Maryland Del. John R. Hargreaves, chairman of the powerful House Appropriations Committee, appears to have lost his bid for reelection to the Eastern Shore seat he has held for the last 16 years, apparently a victim of legislative redistricting.
Hargreaves, who has been chairman of the committee that oversees the state budget since it was set up 12 years ago, was initially declared a winner in the 37th District, but a late-night discovery Tuesday of a vote-count error changed the tally against him.
Elections officials were counting some 700 absentee ballots late yesterday before declaring the results final, but Hargreaves said that preliminary, and unofficial, counts of the absentee ballots would not change his loss.
"The absentees will run pretty much the same way. It'll be kind of a wash and the margins will probably stay the same," he said. Without absentee ballots included, Hargreaves, a Democrat, was fourth, by less than 200 votes, in a field of candidates vying for three House of Delegates seats in the district. The district elected two Democrats and one Republican.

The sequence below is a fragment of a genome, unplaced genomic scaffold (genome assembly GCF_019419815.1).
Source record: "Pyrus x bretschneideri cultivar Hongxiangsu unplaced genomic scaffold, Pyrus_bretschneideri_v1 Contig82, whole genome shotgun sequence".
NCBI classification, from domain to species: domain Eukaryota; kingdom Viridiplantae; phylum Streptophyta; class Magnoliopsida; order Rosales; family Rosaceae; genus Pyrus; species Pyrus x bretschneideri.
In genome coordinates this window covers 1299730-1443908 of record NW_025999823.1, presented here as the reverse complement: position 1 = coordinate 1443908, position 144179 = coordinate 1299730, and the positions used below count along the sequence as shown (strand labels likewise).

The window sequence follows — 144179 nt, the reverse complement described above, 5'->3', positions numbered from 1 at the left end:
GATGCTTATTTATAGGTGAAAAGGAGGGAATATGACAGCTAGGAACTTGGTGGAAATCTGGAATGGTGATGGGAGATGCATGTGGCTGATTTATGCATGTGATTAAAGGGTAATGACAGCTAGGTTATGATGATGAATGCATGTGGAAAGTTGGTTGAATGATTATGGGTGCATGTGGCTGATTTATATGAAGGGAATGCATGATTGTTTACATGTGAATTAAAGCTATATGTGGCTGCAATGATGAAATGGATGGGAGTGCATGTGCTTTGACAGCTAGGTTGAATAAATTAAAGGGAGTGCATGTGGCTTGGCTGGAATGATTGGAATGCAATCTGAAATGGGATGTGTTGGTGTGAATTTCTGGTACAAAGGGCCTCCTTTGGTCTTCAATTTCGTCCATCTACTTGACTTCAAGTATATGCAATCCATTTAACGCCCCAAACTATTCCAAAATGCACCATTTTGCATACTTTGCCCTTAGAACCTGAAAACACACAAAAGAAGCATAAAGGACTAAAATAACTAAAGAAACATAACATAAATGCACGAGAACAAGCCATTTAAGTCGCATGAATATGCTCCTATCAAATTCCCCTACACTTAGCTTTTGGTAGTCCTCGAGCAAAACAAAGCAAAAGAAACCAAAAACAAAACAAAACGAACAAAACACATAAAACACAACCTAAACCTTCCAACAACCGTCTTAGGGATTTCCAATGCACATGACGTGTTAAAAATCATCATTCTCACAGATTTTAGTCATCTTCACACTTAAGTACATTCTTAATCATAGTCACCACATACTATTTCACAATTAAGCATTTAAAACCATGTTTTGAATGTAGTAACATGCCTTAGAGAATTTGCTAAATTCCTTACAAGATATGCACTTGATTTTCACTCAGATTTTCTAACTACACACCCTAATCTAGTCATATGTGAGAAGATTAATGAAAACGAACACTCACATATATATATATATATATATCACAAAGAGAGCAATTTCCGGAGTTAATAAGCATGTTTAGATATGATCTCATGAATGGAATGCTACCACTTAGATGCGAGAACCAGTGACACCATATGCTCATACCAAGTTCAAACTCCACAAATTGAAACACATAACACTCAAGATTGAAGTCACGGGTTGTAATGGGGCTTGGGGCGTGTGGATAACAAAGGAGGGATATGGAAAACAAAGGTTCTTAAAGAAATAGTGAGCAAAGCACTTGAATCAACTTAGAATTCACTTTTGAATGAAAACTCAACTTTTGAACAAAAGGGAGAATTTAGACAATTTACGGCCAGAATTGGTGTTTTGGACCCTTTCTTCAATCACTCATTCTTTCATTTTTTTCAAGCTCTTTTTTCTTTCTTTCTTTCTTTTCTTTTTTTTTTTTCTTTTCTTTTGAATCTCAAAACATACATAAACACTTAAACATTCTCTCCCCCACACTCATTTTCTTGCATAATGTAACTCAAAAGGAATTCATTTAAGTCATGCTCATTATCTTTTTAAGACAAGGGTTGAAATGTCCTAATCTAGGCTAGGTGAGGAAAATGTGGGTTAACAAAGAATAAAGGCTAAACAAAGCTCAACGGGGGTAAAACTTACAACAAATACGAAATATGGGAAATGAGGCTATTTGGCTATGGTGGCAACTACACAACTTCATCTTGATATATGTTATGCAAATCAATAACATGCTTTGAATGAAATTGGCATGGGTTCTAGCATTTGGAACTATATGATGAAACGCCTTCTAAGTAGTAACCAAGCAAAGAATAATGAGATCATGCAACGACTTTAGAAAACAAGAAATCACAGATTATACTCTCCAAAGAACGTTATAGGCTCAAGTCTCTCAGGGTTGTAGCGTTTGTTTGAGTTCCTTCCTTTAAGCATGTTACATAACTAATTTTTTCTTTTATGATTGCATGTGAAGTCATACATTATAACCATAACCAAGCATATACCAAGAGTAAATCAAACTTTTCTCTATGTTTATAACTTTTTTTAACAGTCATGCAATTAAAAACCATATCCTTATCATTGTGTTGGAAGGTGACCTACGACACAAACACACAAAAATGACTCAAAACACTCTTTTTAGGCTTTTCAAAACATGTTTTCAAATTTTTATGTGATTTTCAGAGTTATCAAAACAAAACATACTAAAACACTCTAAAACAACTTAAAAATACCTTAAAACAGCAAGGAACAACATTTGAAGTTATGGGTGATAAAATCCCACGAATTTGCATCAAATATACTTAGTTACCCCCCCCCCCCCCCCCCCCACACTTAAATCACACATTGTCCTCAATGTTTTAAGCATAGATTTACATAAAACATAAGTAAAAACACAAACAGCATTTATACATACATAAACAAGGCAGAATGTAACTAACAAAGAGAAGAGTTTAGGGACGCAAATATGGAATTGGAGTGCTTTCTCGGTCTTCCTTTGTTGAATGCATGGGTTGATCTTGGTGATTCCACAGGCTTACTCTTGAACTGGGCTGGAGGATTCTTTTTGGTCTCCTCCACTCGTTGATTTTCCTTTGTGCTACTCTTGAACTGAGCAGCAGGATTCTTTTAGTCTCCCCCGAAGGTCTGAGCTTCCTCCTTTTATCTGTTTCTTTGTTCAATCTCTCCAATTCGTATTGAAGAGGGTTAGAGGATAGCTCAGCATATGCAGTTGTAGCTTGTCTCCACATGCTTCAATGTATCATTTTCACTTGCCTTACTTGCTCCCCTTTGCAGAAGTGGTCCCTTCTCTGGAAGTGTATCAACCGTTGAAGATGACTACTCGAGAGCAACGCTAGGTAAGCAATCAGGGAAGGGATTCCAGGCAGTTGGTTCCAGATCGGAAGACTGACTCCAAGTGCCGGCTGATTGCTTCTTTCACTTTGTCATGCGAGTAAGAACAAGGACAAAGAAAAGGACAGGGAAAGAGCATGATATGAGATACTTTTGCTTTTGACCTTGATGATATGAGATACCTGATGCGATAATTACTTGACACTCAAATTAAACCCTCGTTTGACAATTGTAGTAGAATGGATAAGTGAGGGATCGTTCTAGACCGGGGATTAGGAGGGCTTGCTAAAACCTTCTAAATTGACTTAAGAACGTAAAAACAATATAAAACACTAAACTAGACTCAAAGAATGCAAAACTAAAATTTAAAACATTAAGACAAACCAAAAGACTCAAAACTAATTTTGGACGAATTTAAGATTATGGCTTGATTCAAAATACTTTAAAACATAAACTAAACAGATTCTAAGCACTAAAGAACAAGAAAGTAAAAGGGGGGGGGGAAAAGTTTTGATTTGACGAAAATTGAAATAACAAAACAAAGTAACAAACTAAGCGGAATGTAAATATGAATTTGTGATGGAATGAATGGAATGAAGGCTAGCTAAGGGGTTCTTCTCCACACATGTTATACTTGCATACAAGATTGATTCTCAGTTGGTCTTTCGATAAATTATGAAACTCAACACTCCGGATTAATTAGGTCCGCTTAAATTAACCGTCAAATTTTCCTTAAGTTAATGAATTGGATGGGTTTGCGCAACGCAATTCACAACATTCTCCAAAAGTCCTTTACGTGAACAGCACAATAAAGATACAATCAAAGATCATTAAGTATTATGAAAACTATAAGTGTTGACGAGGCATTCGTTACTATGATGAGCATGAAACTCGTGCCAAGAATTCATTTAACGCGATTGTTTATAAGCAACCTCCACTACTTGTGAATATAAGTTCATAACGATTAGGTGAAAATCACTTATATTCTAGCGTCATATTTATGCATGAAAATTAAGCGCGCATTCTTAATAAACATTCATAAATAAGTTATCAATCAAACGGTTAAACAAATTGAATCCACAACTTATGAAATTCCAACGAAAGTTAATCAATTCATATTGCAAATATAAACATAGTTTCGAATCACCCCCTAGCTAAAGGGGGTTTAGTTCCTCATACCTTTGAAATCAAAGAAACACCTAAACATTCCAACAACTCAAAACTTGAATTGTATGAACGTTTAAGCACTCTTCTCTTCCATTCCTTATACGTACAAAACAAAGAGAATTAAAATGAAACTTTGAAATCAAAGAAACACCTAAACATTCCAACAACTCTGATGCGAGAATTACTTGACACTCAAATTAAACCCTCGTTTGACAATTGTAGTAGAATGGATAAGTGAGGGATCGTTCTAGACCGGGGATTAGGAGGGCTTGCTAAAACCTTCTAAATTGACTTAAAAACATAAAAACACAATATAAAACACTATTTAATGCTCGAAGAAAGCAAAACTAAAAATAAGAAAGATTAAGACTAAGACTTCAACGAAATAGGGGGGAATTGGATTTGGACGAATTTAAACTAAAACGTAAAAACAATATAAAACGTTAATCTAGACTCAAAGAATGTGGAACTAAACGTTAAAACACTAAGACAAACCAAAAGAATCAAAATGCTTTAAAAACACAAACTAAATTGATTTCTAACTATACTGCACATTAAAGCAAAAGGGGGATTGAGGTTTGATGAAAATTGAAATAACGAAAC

Hargreaves' reelection chances were damaged last winter when the General Assembly approved a new political map for the state, as required by once-a-decade redistricting, that split his home base, Caroline County, into two districts. Three other counties had more population in the 37th District and it was in those areas that candidates won.
Hargreaves' apparent loss brings to two the number of chairmanships that House Speaker Benjamin L. Cardin will have to fill when the legislature convenes in January. Cardin said yesterday he is waiting for the official tallies in the Hargreaves race before making any decisions.
However, prime candidates for the appropriations post are R. Clayton Mitchell, an Eastern Shore Democrat who has headed an appropriations subcommittee for the last eight years, and committee vice chairman R. Charles Avara, a Baltimore Democrat.30:Picture, JOHN R. HARGREAVES . . . apparent victim of redistricting